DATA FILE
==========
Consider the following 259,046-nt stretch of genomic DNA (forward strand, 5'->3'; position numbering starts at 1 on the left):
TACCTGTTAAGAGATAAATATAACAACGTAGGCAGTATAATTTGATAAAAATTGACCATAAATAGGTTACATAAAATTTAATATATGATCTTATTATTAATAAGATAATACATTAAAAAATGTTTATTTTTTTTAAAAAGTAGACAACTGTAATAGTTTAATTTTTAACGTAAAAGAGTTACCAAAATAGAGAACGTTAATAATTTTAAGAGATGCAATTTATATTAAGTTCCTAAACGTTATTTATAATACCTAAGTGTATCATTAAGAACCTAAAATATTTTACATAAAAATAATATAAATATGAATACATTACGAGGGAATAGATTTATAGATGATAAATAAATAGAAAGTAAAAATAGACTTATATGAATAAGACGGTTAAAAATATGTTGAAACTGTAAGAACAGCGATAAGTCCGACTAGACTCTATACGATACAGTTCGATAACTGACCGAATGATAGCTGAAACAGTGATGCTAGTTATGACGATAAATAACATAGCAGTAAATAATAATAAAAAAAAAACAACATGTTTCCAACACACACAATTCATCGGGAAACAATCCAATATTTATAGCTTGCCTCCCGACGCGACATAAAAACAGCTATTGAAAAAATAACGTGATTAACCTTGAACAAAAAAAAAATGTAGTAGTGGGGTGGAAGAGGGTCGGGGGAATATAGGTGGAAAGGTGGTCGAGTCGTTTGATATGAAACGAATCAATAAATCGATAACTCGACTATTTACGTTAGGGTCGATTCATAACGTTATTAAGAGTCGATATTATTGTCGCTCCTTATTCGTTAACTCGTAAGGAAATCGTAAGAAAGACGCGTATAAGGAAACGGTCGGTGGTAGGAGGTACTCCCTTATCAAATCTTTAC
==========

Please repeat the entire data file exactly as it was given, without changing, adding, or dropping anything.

Consider the following 259,046-nt stretch of genomic DNA (forward strand, 5'->3'; position numbering starts at 1 on the left):
TACCTGTTAAGAGATAAATATAACAACGTAGGCAGTATAATTTGATAAAAATTGACCATAAATAGGTTACATAAAATTTAATATATGATCTTATTATTAATAAGATAATACATTAAAAAATGTTTATTTTTTTTAAAAAGTAGACAACTGTAATAGTTTAATTTTTAACGTAAAAGAGTTACCAAAATAGAGAACGTTAATAATTTTAAGAGATGCAATTTATATTAAGTTCCTAAACGTTATTTATAATACCTAAGTGTATCATTAAGAACCTAAAATATTTTACATAAAAATAATATAAATATGAATACATTACGAGGGAATAGATTTATAGATGATAAATAAATAGAAAGTAAAAATAGACTTATATGAATAAGACGGTTAAAAATATGTTGAAACTGTAAGAACAGCGATAAGTCCGACTAGACTCTATACGATACAGTTCGATAACTGACCGAATGATAGCTGAAACAGTGATGCTAGTTATGACGATAAATAACATAGCAGTAAATAATAATAAAAAAAAAACAACATGTTTCCAACACACACAATTCATCGGGAAACAATCCAATATTTATAGCTTGCCTCCCGACGCGACATAAAAACAGCTATTGAAAAAATAACGTGATTAACCTTGAACAAAAAAAAAATGTAGTAGTGGGGTGGAAGAGGGTCGGGGGAATATAGGTGGAAAGGTGGTCGAGTCGTTTGATATGAAACGAATCAATAAATCGATAACTCGACTATTTACGTTAGGGTCGATTCATAACGTTATTAAGAGTCGATATTATTGTCGCTCCTTATTCGTTAACTCGTAAGGAAATCGTAAGAAAGACGCGTATAAGGAAACGGTCGGTGGTAGGAGGTACTCCCTTATCAAATCTTTAC